The composition of the Works Council changed in 2021 as two Council members were no longer able to combine their Council membership with their normal activities. Following an interim election, the Council continued with the maximum number of nine members.
The retirement of the Director meant that a new Director was appointed. The Council issued a recommendation on this appointment as described in Article 30 of the Works Councils Act (Wet op de ondernemingsraden, WOR). The Council also agreed to look for a new business operations manager. This decision was reached in anticipation of the reorganisation in order to address vulnerabilities in the senior management structure.
The COVID-19 pandemic once again generated more work for the MEB in 2021. This included adapted working methods due to accelerated procedures. Staff were also directly and indirectly impacted by COVID-19. The result was a considerable increase in sickness absence. The combination of more work and more absenteeism led to a consistently high workload within the organisation. A number of actions were implemented in 2021 aimed at reducing the workload, however the effect of such measures can only be felt over time.
Workload and absenteeism were important topics for the Works Council. We also drew attention to staff well-being and the impact of COVID-19 measures on job satisfaction. Other topics on the Council’s agenda in 2021 were the organisational development process (including the reorganisation of the senior management structure), the perception of social safety within the organisation and the upcoming relocation.
The central theme of this annual report, ‘Looking forward’, also applies to the MEB’s Information Provision Unit (IPU). In a number of areas, the foundations have been laid behind the scenes for plans that will bear fruit in the years to come.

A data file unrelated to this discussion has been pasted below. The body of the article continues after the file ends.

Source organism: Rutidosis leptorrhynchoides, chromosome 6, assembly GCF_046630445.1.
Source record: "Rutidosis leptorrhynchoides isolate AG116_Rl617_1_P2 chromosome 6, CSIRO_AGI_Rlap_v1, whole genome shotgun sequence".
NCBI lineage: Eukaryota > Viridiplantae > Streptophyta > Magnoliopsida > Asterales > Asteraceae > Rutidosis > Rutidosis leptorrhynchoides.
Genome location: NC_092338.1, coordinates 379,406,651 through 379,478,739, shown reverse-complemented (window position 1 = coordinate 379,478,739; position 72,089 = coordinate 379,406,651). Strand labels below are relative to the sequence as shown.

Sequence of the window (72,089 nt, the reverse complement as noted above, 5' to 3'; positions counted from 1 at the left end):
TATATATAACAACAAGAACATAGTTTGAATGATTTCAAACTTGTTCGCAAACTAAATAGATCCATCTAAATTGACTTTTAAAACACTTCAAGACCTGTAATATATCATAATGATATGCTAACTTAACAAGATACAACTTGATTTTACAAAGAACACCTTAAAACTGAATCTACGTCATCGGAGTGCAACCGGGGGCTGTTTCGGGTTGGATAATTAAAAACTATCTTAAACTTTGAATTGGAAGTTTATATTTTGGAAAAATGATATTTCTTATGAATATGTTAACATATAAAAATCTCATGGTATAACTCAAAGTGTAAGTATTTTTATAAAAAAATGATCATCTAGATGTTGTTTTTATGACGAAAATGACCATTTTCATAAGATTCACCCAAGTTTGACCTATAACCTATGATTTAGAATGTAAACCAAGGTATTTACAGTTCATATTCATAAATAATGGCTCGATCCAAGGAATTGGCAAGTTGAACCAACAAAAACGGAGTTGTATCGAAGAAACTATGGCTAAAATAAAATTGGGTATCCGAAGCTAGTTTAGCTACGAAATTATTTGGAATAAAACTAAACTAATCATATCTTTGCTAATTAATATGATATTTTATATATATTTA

Alongside normal activities, the COVID-19 pandemic also had an impact on the work. The digital workplace has been adapted to better suit the large amount of time spent working from home, colleagues were given access to new information provision resources, and faults were eliminated from the system as much as possible.
Outsourcing ICT infrastructure
The start of 2021 saw the completion of the extensive migration of the MEB’s ICT infrastructure to a government data centre and the transition to the new ICT services provider Solvinity. The rest of 2021 was all about fine-tuning this service provision. This is the first step in a long-term plan to level up the MEB’s information provision service and to allow the unit to grow into a demand-supply organisation. Preparations for the replacement of the organisation's case management system also started in 2021.
Information security and privacy
Information security is becoming increasingly important. This was demonstrated at global level by multiple successful hacks of companies and institutions. One of the reasons behind the hacks was the Log4j vulnerability. The MEB is affiliated with the central government National Cyber Security Centre (NCSC). Reported threats have increased in both severity and number.
The threat is therefore growing, however protective measures have proven their worth in 2021. The MEB has worked to structurally improve digital resilience. The previously mentioned transition to Solvinity has also contributed positively to this.
New Veterinary Medicinal Products Regulation
The introduction of the new Veterinary Medicinal Products Regulation also generated a lot of work within the Information Provision Unit in terms of European data exchange. One of its tasks was to establish connections between various new databases for the veterinary medicinal products authorised in Europe, such as the European Union Product Database (UPD). Member states must ensure that all information about veterinary medicinal products is available in this database.
All in all, the MEB’s Information Provision Unit therefore made progress in a wide range of areas in 2021. This included improving and levelling up digital services and resilience.